The spread of Ace-1R mutation that confers carbamate and organophosphate resistance in Anopheles gambiae s.l. is a critical issue for malaria vector control. The aim of this study was to investigate the seasonal variation of the Ace-1R mutation in A. gambiae s. l populations. The mosquitoes analyzed were collected by human landing catches (HLC) in five districts in the department of Atacora from May 2011 to June 2013. The collection was carried out twice a month by adult volunteers. They caught any mosquitoes that landed on their legs with an aspirator from 7.00 p.m to 6.00 a.m. Anopheles mosquitoes were morphologically identified and polymerase chain reaction (PCR) assays were run to determine the members of the A. gambiae complex, as well as phenotypes for insensitive acetylcholinesterase (AChE1) due to the Ace-1R mutation. This study shows that A. gambiae s. s. and Anopheles coluzzii occurred in sympatry in the Atacora region. However, A. gambiae s. s. was predominant during the rainy season, while A. coluzzii was predominant during the dry season. Moreover, the Ace-1R mutation was detected either in A. gambiae s. s. or in A. coluzzii. Results showed a dramatical increase in Ace-1R allelic frequency during the dry season. The present study provides useful information on the seasonal variation of Ace-1R allelic frequency in A. gambiae populations from Atacora. It showed that Ace-1R allelic frequency has increased in rainy season which can be explained by the various selective insecticide pressures on A. gambiae during this season that consist of agricultural practices and indoor residual spraying using bendiocarb.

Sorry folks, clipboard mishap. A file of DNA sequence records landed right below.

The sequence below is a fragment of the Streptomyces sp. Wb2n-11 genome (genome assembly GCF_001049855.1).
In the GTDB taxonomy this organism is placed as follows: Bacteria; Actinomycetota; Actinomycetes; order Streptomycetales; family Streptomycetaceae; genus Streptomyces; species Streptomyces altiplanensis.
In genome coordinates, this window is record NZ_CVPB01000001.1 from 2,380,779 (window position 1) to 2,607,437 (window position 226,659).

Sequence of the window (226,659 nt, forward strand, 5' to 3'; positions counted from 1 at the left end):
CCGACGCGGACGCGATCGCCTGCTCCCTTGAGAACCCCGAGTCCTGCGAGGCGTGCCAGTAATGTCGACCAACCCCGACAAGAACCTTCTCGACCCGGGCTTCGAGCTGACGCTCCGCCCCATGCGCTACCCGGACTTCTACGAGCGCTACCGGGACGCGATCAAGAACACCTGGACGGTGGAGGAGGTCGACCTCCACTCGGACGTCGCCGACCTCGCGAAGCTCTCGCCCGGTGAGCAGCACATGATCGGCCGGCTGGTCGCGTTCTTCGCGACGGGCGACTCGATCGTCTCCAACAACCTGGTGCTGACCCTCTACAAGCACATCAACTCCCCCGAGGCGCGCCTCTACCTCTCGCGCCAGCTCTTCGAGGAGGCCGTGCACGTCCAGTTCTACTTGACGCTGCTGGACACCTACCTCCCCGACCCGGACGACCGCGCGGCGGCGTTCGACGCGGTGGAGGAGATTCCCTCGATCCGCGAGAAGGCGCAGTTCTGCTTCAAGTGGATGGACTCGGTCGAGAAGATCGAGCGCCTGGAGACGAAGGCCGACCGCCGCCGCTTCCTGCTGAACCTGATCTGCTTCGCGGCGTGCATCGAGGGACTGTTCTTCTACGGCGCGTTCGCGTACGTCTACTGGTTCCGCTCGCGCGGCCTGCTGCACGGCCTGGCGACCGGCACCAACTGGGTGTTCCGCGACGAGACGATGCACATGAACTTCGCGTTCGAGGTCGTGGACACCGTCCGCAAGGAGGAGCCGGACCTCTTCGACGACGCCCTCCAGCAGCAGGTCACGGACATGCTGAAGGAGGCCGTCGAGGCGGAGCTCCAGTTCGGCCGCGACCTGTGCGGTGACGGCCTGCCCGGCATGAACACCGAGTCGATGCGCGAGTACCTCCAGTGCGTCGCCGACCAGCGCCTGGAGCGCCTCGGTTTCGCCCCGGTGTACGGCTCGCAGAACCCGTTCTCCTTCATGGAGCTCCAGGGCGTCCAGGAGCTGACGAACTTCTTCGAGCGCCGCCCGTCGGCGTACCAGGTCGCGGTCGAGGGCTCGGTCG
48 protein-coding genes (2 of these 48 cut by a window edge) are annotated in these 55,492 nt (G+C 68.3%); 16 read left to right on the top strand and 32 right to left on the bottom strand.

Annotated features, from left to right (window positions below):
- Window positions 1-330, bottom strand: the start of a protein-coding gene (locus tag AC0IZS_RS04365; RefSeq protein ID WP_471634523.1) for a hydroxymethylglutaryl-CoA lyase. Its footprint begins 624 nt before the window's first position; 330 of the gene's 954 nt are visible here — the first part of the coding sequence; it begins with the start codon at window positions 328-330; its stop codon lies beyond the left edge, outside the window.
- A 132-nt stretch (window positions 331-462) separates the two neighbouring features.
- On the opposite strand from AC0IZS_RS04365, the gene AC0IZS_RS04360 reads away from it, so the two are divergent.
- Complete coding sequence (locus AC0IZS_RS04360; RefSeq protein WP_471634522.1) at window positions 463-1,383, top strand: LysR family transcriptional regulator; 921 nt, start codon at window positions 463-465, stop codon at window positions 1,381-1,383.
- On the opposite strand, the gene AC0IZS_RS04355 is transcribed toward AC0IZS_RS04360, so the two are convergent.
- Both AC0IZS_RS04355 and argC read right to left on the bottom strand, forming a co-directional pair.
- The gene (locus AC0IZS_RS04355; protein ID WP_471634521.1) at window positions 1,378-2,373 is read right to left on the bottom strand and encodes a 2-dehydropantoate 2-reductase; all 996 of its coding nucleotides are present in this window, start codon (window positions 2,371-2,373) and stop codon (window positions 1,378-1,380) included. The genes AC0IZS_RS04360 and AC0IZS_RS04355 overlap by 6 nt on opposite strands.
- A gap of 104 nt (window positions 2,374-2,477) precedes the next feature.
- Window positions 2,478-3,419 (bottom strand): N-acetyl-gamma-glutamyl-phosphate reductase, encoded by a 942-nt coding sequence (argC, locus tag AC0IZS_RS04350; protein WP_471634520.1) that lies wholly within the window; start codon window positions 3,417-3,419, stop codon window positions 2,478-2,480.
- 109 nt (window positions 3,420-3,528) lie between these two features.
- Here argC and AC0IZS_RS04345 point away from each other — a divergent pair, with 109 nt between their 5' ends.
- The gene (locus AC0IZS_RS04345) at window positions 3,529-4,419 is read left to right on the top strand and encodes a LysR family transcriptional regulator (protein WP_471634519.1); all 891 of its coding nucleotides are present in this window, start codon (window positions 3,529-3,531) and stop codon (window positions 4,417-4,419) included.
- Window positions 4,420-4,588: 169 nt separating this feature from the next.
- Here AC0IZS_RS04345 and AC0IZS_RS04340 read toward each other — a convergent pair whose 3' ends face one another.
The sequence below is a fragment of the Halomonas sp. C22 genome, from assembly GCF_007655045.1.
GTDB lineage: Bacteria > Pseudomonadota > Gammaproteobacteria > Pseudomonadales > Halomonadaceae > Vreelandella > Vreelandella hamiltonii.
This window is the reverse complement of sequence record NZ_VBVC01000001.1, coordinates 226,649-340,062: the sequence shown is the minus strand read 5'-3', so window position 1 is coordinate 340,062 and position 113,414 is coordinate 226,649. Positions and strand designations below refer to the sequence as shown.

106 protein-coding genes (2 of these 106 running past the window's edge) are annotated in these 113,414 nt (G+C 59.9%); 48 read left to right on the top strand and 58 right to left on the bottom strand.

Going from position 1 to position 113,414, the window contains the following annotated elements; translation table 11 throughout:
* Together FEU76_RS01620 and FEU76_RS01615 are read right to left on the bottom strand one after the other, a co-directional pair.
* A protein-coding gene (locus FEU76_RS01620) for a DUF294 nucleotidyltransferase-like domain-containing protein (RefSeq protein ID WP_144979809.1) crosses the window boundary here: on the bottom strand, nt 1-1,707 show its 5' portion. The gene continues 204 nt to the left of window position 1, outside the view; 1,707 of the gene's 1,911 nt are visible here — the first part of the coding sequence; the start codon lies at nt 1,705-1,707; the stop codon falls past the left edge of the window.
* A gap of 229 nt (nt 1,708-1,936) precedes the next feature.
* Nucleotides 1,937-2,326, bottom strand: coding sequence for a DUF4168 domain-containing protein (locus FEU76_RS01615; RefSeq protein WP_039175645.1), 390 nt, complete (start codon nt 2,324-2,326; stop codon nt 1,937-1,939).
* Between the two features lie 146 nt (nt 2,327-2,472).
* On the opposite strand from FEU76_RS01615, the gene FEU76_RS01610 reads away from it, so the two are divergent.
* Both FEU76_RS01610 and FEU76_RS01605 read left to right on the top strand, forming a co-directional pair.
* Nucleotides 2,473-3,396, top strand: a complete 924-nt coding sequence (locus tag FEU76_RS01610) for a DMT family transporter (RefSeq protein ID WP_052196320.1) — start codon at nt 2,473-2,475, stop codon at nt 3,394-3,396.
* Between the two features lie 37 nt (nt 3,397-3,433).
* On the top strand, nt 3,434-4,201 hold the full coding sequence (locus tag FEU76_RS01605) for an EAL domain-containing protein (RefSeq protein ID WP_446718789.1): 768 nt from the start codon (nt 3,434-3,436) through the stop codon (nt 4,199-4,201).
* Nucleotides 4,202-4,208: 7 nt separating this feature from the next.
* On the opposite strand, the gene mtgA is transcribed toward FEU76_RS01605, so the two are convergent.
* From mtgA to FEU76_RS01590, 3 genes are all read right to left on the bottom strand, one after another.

Key words: Anopheles gambiae Ace-1R, resistance, seasonal, Atacora, Benin.
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